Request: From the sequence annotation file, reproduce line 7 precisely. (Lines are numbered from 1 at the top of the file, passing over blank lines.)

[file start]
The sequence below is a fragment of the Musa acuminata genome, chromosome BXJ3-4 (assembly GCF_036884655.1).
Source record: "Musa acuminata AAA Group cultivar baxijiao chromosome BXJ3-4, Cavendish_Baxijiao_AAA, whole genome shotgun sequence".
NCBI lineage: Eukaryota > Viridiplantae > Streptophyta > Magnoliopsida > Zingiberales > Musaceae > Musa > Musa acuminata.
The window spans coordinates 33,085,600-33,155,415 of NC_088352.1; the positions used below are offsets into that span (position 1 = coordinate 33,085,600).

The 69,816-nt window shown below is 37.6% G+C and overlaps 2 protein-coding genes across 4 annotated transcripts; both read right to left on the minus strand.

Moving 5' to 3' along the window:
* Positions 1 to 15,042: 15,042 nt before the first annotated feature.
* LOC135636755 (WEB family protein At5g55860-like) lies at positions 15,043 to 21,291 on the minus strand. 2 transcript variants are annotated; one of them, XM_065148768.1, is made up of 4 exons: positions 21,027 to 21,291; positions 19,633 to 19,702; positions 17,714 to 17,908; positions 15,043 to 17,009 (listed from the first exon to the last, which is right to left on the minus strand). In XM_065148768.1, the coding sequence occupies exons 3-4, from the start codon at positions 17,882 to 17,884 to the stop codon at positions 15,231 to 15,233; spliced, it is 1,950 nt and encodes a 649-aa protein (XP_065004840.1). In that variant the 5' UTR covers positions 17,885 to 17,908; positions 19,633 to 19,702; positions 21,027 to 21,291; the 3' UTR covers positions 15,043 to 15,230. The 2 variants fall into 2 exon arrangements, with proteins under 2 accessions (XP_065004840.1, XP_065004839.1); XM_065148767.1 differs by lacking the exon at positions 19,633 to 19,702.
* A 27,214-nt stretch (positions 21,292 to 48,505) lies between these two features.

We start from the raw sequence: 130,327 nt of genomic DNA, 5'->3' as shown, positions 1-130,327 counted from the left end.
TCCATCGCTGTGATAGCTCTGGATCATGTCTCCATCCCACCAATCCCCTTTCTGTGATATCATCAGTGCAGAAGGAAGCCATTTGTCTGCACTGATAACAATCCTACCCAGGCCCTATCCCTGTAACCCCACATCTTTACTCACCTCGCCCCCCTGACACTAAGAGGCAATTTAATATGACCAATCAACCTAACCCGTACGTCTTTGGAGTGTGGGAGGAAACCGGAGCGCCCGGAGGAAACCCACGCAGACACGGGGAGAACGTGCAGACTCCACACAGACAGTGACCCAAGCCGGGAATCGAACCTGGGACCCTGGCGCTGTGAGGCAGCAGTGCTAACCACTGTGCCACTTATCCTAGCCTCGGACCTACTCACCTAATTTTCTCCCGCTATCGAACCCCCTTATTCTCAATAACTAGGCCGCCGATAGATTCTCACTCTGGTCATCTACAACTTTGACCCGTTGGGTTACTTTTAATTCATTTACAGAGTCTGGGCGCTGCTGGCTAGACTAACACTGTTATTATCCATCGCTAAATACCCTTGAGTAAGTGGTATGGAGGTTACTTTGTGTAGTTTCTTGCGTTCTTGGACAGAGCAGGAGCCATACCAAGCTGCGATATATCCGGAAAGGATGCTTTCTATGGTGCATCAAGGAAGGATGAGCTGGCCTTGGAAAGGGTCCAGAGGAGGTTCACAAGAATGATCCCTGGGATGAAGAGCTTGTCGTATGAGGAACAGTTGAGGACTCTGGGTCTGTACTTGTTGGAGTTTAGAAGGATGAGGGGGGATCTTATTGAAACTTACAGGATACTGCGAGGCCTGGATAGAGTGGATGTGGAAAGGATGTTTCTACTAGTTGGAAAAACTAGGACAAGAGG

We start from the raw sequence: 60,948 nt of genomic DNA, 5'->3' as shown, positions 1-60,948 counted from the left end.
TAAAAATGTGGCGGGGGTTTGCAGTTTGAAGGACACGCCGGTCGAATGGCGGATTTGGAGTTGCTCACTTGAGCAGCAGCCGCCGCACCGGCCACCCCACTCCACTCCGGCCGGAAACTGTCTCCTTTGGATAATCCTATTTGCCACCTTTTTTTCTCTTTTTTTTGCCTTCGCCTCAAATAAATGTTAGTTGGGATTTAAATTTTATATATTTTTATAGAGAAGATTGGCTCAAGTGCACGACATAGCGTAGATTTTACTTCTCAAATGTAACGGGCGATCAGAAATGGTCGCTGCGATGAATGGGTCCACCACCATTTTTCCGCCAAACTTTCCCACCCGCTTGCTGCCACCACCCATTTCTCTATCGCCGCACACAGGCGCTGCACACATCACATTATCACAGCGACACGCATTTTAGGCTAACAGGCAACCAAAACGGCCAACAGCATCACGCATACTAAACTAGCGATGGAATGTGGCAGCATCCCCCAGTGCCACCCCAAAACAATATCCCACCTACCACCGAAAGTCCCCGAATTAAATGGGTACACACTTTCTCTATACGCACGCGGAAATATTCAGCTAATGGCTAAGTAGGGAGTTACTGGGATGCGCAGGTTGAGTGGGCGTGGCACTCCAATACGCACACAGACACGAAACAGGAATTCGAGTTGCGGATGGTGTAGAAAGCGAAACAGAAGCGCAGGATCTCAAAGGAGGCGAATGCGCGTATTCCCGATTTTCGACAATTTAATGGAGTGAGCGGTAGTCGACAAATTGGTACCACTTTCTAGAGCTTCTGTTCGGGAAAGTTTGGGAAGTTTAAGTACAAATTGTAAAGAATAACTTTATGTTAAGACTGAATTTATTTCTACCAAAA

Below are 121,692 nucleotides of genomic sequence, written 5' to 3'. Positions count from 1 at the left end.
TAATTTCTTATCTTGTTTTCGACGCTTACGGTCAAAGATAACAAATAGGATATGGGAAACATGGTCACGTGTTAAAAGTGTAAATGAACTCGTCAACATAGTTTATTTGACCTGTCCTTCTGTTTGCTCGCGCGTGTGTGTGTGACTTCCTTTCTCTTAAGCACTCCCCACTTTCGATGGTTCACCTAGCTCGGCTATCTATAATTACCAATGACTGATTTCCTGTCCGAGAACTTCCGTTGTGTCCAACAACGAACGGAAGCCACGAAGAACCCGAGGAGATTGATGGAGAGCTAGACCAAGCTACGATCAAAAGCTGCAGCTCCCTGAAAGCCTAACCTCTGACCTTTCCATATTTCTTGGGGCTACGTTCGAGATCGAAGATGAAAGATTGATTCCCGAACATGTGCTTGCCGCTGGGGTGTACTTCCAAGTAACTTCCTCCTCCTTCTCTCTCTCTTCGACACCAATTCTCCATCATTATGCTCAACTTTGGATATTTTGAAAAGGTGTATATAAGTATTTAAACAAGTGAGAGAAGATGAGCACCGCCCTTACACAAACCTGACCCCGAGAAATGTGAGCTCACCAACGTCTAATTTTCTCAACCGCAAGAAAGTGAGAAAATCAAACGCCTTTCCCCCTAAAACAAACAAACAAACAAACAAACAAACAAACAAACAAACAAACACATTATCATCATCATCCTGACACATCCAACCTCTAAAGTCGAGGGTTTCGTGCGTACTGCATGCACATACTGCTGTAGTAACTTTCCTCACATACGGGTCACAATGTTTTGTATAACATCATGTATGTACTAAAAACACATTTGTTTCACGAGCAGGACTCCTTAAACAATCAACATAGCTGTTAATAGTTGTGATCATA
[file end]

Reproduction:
* Positions 1 to 15,042: 15,042 nt before the first annotated feature.